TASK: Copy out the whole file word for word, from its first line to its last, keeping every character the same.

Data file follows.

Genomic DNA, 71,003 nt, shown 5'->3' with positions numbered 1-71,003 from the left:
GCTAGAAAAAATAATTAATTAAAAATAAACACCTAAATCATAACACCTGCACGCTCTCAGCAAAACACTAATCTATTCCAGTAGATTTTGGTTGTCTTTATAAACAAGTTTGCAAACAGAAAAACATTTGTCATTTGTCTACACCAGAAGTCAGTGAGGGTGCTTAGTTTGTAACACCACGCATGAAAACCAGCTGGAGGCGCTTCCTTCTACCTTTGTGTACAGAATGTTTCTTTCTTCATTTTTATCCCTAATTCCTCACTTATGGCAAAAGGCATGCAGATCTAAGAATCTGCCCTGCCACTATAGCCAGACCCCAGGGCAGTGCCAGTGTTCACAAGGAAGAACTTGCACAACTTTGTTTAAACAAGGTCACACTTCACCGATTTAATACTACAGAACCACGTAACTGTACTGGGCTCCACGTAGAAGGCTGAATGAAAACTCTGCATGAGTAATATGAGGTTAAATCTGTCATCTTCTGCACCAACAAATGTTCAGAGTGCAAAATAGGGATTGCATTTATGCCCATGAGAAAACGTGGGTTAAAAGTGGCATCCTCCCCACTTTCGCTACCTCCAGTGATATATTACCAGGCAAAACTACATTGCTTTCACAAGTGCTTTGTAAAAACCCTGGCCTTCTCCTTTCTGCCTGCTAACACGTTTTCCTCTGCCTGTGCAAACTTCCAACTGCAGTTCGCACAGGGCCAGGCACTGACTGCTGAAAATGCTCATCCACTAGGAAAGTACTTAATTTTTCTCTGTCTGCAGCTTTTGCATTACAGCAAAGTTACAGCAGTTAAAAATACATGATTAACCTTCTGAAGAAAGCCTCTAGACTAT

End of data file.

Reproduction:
Genomic DNA, 71,003 nt, shown 5'->3' with positions numbered 1-71,003 from the left:
GCTAGAAAAAATAATTAATTAAAAATAAACACCTAAATCATAACACCTGCACGCTCTCAGCAAAACACTAATCTATTCCAGTAGATTTTGGTTGTCTTTATAAACAAGTTTGCAAACAGAAAAACATTTGTCATTTGTCTACACCAGAAGTCAGTGAGGGTGCTTAGTTTGTAACACCACGCATGAAAACCAGCTGGAGGCGCTTCCTTCTACCTTTGTGTACAGAATGTTTCTTTCTTCATTTTTATCCCTAATTCCTCACTTATGGCAAAAGGCATGCAGATCTAAGAATCTGCCCTGCCACTATAGCCAGACCCCAGGGCAGTGCCAGTGTTCACAAGGAAGAACTTGCACAACTTTGTTTAAACAAGGTCACACTTCACCGATTTAATACTACAGAACCACGTAACTGTACTGGGCTCCACGTAGAAGGCTGAATGAAAACTCTGCATGAGTAATATGAGGTTAAATCTGTCATCTTCTGCACCAACAAATGTTCAGAGTGCAAAATAGGGATTGCATTTATGCCCATGAGAAAACGTGGGTTAAAAGTGGCATCCTCCCCACTTTCGCTACCTCCAGTGATATATTACCAGGCAAAACTACATTGCTTTCACAAGTGCTTTGTAAAAACCCTGGCCTTCTCCTTTCTGCCTGCTAACACGTTTTCCTCTGCCTGTGCAAACTTCCAACTGCAGTTCGCACAGGGCCAGGCACTGACTGCTGAAAATGCTCATCCACTAGGAAAGTACTTAATTTTTCTCTGTCTGCAGCTTTTGCATTACAGCAAAGTTACAGCAGTTAAAAATACATGATTAACCTTCTGAAGAAAGCCTCTAGACTAT